Moving your pawn diagonally without capturing any of your opponent’s chess pieces is illegal. It doesn’t exist, and I have never seen any chess game that a pawn move diagonally!
The only chess pieces that can move diagonally without capturing any piece are the following:
Do not confuse yourself with some online chess platforms that mistakenly allow a pawn to move diagonally, and there is no such thing!
I don’t even advise you to try it on an actual game, and you might get disqualified or also lose trust from your chess friends!
6. Can a pawn en passant a Queen?
Would it be impressive if your pawn can en passant a Queen whenever you have the chance to do so?
That would be another special move or special privilege by a pawn that can also be taken away once the authorities noticed it's a powerful move! 🙂
To answer the question, if a pawn can en passant a Queen, the answer is nope! The en passant move is made explicitly for capturing pawns and no other chess piece.
I’m not sure if there was a time that this was allowed, but as of now, making an en passant move to capture a Queen is an illegal move! I haven’t seen any chess player trying to do that in any chess notation too!
7. How do you record or notate an en passant move?
Now, how do we record or notate an en passant move? The notation for en passant is “e.p.”
Pretty straightforward, and you can easily remember “e” for en and “p” for passant! It would typically be written at the end of the move and keep it in a small letter.
Here is a quick example of en passant in chess notation:
Note: Sometimes you will not find the symbols e.p in a chess notation because the author already assumes that you know what an en passant move already is.
8. Can you win by en passant move?
In chess, every player will try to win in every situation as much as we can. Take advantage of every opportunity available!
I’ve been in chess tournaments wherein I always do my best to escape every difficult chess position etc.
So, the answer about you can win by en passant move in chess is, yes you can win by en passant move.
I would like to show you some examples I found on the internet that shows an en passant ending games:
Examples of chess en passant games that end in checkmate
I was searching for the best examples of en passant games on the internet, and I found four examples below, and it all ended with a checkmate.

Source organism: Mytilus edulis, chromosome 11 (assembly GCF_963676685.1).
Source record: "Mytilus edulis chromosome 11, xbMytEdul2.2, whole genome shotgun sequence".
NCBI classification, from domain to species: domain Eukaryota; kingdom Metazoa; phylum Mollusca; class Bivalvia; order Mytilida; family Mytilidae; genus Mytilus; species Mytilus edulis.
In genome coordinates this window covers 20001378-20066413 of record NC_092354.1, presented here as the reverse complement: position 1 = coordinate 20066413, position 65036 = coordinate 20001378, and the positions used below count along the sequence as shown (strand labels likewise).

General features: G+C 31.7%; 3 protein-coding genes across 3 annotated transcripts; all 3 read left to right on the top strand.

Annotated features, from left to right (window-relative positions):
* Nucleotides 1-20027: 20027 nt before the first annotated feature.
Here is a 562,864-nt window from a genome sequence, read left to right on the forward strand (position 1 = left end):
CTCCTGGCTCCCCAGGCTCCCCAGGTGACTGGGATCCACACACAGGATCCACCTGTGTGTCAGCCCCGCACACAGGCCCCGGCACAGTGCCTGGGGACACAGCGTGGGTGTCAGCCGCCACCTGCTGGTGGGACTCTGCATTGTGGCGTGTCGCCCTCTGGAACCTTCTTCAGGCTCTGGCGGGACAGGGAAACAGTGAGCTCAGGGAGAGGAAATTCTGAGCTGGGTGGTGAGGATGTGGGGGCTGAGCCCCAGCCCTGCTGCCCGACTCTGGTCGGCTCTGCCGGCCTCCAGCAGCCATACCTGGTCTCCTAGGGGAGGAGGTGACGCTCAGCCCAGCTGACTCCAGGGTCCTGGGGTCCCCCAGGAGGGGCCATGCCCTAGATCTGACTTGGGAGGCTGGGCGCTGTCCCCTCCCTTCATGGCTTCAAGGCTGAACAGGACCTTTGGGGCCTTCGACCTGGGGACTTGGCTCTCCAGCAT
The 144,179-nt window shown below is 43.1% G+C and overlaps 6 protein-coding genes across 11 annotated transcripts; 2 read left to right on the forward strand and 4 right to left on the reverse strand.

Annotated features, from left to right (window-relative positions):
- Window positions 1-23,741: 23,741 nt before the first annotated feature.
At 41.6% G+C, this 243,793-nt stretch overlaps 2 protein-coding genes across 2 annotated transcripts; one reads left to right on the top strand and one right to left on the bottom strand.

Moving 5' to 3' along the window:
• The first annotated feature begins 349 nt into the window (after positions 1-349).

According to Mr. Frederick Rhine, owner of the last two games below, ending a game by checkmate using en passant, it is very rare to find a game that ended in checkmate by capturing pawn en passant compared to checkmate by castling.
However, he said that nowadays en passant checkmate has become more common because you can play thousands of games online.
Here are four examples of chess en passant checkmate:
1. En passant checkmate: Queen’s pawn game
For this example, white wins by en passant checkmate.
It took 33 moves to finish the game, and black played Queen’s fianchetto.
On this 18th move of the game, Frederick played his first en passant capture.
On this 27th move, white moves its pawn to h4, which doesn’t seem to be a threat at all.
On the 29th move, white checked the black King, which is an excellent move, and white will be able to capture the black Rook no matter what black moves.
On the 32nd move in the game, it is clear that the game will end in checkmate.
Last move of the game where an en passant capture and checkmate is performed.
You can follow this chess game using the notation below:
1. d4 b6 2. e4 ♗b7 3. ♗d3 e6 4. ♘f3 ♘f6 5. ♕e2 h6 6. e5 ♘d5 7. a3 ♗e7 8. c4 O-O 9. cxd5 ♗xd5 10. ♘c3 ♗b7 11. O-O d6 12. ♘e4 dxe5 13. dxe5 ♘c6 14. ♗f4 ♘d4 15. ♘xd4 ♕xd4 16. ♖ad1 ♖ad8 17. ♖fe1 f5 18. exf6 ♗xf6 19. ♘xf6+ ♕xf6 20. ♗xc7 ♖xd3 21. ♖xd3 ♗a6 22. ♗g3 ♗xd3 23. ♕xd3 ♕xb2 24. ♖xe6 ♖f6 25. ♖e8+ ♔f7 26. ♕d7+ ♔g6 27. h4 ♕xa3 28. ♖g8 ♖f7 29. h5+ ♔h7 30. ♕xf7 ♕a1+ 31. ♔h2 a5 32. ♕f8 g5 33. hxg6# [1-0]
2. En passant checkmate: Queen’s gambit accepted.
Another game by Frederick, who played white and won by en passant checkmate.
This came took 38 moves to finish with an en passant, and the game is a Queen’s gambit accepted: Sadulete variation.
On the 13th move, the white made its first en passant capture in the game.